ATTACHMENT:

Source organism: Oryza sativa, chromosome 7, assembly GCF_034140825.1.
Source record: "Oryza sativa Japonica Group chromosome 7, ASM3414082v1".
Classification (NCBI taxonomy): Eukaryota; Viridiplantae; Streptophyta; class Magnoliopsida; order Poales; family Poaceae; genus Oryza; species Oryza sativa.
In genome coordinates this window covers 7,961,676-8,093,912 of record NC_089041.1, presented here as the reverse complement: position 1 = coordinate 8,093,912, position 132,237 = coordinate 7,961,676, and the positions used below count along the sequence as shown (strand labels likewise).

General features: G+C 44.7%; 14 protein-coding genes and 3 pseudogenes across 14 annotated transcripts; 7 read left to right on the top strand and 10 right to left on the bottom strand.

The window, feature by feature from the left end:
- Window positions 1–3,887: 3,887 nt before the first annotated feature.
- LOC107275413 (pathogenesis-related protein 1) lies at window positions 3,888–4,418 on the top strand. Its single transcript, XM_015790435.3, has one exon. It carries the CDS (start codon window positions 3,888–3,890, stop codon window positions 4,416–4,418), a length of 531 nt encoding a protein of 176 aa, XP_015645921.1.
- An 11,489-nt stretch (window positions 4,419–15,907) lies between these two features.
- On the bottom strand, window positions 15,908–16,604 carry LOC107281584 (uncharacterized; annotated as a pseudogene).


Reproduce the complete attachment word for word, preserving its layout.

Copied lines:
Source organism: Oryza sativa, chromosome 7, assembly GCF_034140825.1.
Source record: "Oryza sativa Japonica Group chromosome 7, ASM3414082v1".
Classification (NCBI taxonomy): Eukaryota; Viridiplantae; Streptophyta; class Magnoliopsida; order Poales; family Poaceae; genus Oryza; species Oryza sativa.
In genome coordinates this window covers 7,961,676-8,093,912 of record NC_089041.1, presented here as the reverse complement: position 1 = coordinate 8,093,912, position 132,237 = coordinate 7,961,676, and the positions used below count along the sequence as shown (strand labels likewise).

General features: G+C 44.7%; 14 protein-coding genes and 3 pseudogenes across 14 annotated transcripts; 7 read left to right on the top strand and 10 right to left on the bottom strand.

The window, feature by feature from the left end:
- Window positions 1–3,887: 3,887 nt before the first annotated feature.
- LOC107275413 (pathogenesis-related protein 1) lies at window positions 3,888–4,418 on the top strand. Its single transcript, XM_015790435.3, has one exon. It carries the CDS (start codon window positions 3,888–3,890, stop codon window positions 4,416–4,418), a length of 531 nt encoding a protein of 176 aa, XP_015645921.1.
- An 11,489-nt stretch (window positions 4,419–15,907) lies between these two features.
- On the bottom strand, window positions 15,908–16,604 carry LOC107281584 (uncharacterized; annotated as a pseudogene).